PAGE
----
Heidenhain's AZAN trichrome stain

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Trichrome stains are staining methods in which three anionic dyes are used, in conjunction with either phosphomolybdic acid (PMA), phosphotungstic acid (PTA), or a mixture of these heteropolyacids. Probably the first trichrome method was that of Frank B Mallory, an American pathologist, first published in 1900.[1] Unfortunately, none of Mallory's publications (they go from 1891[2] to 1938[3]) provide any explanation of the rationales of either his trichrome or his phosphotungstic acid-haematoxylin (PTAH) method. Nobody knows why Mallory introduced heteropolyacids into microtechnique.

Mallory's trichrome method, using acid fuchsine followed by a solution containing PTA, orange G and aniline blue, provides dark red nuclei, orange erythrocytes, and blue collagen fibres, cartilage matrix and mucus.[4] In 1915, M. Heidenhain introduced azocarmine G in place of the acid fuchsine of Mallory's method. Heidenhain also introduced visually controlled destaining to provide for different colours in cell nuclei (dark red), collagen (blue) and a variety of colours in cytoplasm.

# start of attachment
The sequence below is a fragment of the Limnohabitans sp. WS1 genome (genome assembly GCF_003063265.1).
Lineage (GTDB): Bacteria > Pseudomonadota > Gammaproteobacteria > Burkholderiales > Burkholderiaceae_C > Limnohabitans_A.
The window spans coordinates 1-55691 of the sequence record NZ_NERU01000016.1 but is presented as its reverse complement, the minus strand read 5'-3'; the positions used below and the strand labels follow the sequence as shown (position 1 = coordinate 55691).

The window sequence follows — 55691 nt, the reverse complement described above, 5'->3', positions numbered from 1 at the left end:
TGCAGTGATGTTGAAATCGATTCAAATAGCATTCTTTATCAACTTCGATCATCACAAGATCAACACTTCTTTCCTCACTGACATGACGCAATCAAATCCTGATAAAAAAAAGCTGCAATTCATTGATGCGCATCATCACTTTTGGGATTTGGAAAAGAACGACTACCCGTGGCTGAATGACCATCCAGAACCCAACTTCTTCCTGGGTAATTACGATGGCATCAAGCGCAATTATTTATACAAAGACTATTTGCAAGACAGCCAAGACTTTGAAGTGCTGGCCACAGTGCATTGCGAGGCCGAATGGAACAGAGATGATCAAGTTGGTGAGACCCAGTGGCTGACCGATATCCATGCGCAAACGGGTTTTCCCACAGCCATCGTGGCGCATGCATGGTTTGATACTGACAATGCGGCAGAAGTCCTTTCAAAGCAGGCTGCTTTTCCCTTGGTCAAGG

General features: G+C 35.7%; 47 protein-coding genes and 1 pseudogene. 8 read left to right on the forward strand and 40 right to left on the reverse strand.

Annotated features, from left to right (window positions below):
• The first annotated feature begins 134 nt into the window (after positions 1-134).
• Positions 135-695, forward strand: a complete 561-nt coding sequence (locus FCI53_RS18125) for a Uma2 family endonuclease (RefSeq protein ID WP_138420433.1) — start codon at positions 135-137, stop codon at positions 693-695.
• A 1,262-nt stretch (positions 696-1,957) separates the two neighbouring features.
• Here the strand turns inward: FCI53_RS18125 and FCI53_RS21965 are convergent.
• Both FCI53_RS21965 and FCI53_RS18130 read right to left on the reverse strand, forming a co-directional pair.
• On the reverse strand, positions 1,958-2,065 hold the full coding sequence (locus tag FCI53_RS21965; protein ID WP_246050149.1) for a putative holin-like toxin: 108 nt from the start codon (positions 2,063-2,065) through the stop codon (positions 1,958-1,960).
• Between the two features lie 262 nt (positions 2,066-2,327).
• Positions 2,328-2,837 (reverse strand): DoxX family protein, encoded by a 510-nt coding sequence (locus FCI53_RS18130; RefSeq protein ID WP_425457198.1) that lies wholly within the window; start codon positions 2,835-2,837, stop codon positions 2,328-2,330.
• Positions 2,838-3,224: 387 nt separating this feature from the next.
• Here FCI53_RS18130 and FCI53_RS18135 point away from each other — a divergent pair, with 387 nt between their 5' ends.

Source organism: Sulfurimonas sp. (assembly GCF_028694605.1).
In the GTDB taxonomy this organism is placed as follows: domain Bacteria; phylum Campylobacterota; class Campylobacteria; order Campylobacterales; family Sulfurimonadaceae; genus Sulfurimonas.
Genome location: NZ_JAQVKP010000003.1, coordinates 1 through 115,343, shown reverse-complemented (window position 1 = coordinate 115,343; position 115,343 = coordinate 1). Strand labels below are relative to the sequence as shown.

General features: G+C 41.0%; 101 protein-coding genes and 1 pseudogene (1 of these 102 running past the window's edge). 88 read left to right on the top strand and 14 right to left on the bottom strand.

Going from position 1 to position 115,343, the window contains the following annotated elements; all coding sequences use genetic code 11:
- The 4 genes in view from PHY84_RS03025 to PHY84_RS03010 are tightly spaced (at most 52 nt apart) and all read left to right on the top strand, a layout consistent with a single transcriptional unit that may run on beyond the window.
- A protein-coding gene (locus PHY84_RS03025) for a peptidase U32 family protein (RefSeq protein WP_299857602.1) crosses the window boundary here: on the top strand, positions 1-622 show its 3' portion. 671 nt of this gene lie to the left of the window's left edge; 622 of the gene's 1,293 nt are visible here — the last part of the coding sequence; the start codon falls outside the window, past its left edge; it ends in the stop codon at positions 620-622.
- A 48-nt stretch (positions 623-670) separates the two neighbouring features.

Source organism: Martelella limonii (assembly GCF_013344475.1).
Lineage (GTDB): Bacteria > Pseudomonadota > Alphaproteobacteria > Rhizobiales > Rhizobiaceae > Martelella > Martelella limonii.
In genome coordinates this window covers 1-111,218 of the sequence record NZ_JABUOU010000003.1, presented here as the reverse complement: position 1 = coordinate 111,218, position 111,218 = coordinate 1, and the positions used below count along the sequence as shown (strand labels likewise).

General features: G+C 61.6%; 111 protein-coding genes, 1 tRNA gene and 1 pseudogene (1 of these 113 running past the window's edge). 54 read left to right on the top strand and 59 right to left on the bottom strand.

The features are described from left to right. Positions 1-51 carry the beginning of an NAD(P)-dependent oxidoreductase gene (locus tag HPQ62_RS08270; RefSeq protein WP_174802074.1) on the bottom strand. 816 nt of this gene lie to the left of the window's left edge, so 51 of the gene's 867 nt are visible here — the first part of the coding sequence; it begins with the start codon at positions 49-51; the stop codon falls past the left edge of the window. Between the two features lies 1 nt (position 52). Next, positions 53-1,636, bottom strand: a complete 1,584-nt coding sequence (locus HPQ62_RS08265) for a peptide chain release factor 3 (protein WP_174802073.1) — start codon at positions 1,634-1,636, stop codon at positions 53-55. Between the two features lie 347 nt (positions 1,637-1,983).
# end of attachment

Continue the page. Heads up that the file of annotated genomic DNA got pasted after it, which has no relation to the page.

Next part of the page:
1. ^ Mallory FB (1900) A contribution to staining methods. Journal of Experimental Medicine 5: 15-20.
  2. ^ Mallory FB (1891) Phospho-molybdic acid-haematoxylin. Anatomischer Anzeiger 6: 375-376.
  3. ^ Mallory FB (1938) Pathological Technique. New York: Hafner.
  4. ^ Kiernan JA (2008) Histological and Histochemical Methods. Theory and Practice. 4th ed. Bloxham, UK: Scion. ISBN 978-1-904842-42-2